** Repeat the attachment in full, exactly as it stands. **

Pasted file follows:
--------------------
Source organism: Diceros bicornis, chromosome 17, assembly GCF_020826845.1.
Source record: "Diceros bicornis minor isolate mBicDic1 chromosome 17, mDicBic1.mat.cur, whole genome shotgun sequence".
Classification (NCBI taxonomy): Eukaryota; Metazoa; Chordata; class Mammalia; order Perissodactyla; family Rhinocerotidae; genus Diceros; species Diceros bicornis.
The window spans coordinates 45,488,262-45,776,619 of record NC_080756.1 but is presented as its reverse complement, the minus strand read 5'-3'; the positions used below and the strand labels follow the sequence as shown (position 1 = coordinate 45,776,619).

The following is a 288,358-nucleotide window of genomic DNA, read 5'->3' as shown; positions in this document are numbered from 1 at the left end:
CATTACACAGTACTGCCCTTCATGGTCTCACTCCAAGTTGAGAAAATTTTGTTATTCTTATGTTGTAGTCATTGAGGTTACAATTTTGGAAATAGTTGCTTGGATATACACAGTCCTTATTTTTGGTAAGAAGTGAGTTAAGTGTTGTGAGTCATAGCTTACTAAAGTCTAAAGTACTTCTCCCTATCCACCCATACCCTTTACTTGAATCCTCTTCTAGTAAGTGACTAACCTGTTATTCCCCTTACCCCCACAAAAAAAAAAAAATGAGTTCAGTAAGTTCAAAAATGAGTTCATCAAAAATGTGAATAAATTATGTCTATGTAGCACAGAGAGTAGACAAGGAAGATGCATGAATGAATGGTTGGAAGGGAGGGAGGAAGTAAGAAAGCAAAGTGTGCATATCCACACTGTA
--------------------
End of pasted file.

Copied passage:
Source organism: Diceros bicornis, chromosome 17, assembly GCF_020826845.1.
Source record: "Diceros bicornis minor isolate mBicDic1 chromosome 17, mDicBic1.mat.cur, whole genome shotgun sequence".
Classification (NCBI taxonomy): Eukaryota; Metazoa; Chordata; class Mammalia; order Perissodactyla; family Rhinocerotidae; genus Diceros; species Diceros bicornis.
The window spans coordinates 45,488,262-45,776,619 of record NC_080756.1 but is presented as its reverse complement, the minus strand read 5'-3'; the positions used below and the strand labels follow the sequence as shown (position 1 = coordinate 45,776,619).

The following is a 288,358-nucleotide window of genomic DNA, read 5'->3' as shown; positions in this document are numbered from 1 at the left end:
CATTACACAGTACTGCCCTTCATGGTCTCACTCCAAGTTGAGAAAATTTTGTTATTCTTATGTTGTAGTCATTGAGGTTACAATTTTGGAAATAGTTGCTTGGATATACACAGTCCTTATTTTTGGTAAGAAGTGAGTTAAGTGTTGTGAGTCATAGCTTACTAAAGTCTAAAGTACTTCTCCCTATCCACCCATACCCTTTACTTGAATCCTCTTCTAGTAAGTGACTAACCTGTTATTCCCCTTACCCCCACAAAAAAAAAAAAATGAGTTCAGTAAGTTCAAAAATGAGTTCATCAAAAATGTGAATAAATTATGTCTATGTAGCACAGAGAGTAGACAAGGAAGATGCATGAATGAATGGTTGGAAGGGAGGGAGGAAGTAAGAAAGCAAAGTGTGCATATCCACACTGTA